I have a friend that lives about 700 miles from me. He got me started in this hobby about 35 years ago. I went into it heavy while he stayed content with his Dynaco and JBLs until about 4 years ago. Now he is putting together a nice system. I have another friend about 15 miles from me that use to be into it now he is losing interest. The rest of my friends, some like my system, a few enjoy listening to it, and the rest could care less. When I first got into this hobby it was much more comfortable talking about it. Back then the difference between the good stuff and bad stuff was not as great as it is today but yet people could hear and admit the difference. Today so many people just don't get it. Some of my relatives are the worse. The comments are very hard to listen to.
Wow - this thread has gotten more responses than any I've posted.
So it seems my experience is not unique. Most people simply don't have the ear, wallet or patience for this hobby.
I often tell people (half jokingly) that a good audio system is better suited for regular people than audiophiles like us. A typical person spending a few thousand on a stereo is a fantastic deal. They will probably keep most of the components for 15 years, so amortized over the years, it is a small yearly cost and of course rewards greatly.
For people like many of us, who are always looking for better performance, buying and selling gear (usually loosing money), trying cables and tweeks, etc it is not nearly as good a deal!!!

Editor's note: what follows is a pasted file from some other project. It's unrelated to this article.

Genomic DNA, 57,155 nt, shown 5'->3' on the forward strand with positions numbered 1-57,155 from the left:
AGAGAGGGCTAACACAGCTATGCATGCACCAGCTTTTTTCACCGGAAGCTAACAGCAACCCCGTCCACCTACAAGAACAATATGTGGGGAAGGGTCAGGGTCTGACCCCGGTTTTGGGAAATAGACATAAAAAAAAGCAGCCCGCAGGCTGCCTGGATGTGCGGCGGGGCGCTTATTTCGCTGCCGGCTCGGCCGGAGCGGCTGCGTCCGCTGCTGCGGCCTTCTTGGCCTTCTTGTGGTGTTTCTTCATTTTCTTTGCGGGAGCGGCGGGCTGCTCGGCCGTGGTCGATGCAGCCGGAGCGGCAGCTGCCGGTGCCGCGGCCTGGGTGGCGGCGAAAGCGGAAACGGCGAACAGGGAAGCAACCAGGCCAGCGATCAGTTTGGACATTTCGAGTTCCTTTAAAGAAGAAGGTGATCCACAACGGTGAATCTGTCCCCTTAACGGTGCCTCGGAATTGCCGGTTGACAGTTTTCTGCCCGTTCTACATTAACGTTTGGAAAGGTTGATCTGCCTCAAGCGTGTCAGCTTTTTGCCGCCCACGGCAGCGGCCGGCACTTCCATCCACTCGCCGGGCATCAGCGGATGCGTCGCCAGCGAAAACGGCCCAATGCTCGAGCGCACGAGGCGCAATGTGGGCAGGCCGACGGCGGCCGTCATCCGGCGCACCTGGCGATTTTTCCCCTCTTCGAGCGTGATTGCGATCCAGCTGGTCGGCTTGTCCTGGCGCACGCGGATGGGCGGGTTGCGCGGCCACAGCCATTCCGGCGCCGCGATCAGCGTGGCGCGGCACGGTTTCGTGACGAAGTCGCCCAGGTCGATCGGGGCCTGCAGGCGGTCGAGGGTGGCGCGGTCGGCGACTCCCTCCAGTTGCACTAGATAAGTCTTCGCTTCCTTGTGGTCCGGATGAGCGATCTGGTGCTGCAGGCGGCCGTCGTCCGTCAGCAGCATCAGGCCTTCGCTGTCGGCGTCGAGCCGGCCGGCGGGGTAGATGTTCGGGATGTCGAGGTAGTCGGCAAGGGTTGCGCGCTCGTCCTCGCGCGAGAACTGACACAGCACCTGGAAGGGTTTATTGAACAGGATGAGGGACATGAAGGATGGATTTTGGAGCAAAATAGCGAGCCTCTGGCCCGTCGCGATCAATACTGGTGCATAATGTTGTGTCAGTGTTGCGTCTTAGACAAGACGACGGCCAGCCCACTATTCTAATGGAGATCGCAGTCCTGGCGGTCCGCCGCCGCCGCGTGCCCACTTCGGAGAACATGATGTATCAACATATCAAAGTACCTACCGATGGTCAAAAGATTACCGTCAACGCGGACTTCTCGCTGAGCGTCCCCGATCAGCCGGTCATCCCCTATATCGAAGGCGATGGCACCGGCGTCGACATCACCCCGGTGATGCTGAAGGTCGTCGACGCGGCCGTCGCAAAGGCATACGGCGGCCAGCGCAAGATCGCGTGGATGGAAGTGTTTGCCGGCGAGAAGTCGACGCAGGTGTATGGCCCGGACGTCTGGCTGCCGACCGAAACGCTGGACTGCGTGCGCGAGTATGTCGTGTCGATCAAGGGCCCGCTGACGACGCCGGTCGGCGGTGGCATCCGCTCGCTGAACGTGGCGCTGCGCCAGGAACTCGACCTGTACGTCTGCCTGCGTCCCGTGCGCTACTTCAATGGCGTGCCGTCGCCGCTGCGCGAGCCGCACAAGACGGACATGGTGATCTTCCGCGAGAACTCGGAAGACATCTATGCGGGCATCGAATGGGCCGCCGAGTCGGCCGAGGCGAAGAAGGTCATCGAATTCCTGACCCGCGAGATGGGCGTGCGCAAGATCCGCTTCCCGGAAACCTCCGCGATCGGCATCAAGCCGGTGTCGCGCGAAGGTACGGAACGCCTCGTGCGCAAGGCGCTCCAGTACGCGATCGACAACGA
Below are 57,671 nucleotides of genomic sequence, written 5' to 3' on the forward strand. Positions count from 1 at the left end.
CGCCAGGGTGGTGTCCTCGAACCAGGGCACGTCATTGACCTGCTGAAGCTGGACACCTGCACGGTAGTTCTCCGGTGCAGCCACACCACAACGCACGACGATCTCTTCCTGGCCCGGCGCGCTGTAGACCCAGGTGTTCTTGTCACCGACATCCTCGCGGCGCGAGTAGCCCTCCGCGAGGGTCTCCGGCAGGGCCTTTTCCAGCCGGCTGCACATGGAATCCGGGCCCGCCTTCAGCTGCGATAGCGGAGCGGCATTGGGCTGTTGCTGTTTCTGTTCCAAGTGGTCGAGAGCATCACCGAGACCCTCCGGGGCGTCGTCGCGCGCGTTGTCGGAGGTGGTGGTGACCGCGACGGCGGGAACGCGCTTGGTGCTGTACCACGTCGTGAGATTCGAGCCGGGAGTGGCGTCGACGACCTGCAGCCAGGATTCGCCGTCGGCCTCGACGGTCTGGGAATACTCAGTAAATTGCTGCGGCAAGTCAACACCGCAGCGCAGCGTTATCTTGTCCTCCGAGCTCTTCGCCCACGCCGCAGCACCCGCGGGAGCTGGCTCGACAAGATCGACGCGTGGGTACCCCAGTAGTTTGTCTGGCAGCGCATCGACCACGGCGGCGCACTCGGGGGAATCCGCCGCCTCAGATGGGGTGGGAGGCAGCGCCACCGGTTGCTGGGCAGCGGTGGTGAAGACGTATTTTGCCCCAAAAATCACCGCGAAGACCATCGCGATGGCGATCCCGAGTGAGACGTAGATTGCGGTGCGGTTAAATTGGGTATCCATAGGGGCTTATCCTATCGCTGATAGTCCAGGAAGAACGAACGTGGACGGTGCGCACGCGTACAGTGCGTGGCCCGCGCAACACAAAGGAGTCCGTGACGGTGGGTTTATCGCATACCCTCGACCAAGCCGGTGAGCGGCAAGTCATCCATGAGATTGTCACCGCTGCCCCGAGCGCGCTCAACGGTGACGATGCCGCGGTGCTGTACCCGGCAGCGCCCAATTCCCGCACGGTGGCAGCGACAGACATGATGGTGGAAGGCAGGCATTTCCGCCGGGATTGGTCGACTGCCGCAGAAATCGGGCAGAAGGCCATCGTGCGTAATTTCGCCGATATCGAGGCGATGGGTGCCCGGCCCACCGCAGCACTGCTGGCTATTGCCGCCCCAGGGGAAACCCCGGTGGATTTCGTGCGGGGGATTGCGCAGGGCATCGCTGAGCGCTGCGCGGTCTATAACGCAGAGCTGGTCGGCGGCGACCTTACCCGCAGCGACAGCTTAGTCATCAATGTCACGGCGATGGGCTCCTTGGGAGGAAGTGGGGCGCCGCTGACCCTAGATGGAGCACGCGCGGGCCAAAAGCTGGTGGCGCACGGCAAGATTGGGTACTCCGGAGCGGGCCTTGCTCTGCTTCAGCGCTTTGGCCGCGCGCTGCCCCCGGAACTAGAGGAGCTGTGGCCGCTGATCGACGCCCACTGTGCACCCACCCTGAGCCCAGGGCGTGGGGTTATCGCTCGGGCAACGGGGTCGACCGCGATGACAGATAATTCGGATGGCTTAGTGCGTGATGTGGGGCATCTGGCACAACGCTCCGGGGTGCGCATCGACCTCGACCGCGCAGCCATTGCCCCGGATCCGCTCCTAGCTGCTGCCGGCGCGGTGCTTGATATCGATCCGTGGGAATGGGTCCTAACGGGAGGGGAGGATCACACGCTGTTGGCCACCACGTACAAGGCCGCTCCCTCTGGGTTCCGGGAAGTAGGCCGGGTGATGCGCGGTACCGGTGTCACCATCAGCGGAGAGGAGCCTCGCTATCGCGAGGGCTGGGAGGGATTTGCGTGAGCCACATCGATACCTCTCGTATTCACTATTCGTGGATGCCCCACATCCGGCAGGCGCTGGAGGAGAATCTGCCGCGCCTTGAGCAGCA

Another recent experience that opened my eyes to how skewed many of our value system is. Someone who works in my building mentioned to my Girlfriend that a package I had delivered looked like an LP, ans he mentioned he loved vinyl, etc. Hearing this I talked to him about his collection, etc, and he said his table was broken. I replied "then I have a great deal for you" I have a used WTT I am getting ready to sell (since I got a Raven One and Phantom) I told him the table was only around $750. He looked at me like I had 2 heads. It seemed to him $750 was an outrageous sum to pay for a turntable, new or used. I finally saw it from his perspective, and thought he would think there was something seriously wrong with me if he knew the retail cost of my new table (bottom of the line)/arm/cart/cable was close to 14K.
I'm extremely fortunate to have many, many friends and acquaintances who are into audio as well as music and would consider themselves audiphiles. How committed? Well, I don't know of more than a couple of them (out of 20-25 or so) who AREN'T into tubes! Lots of DIYers who've taught me a lot.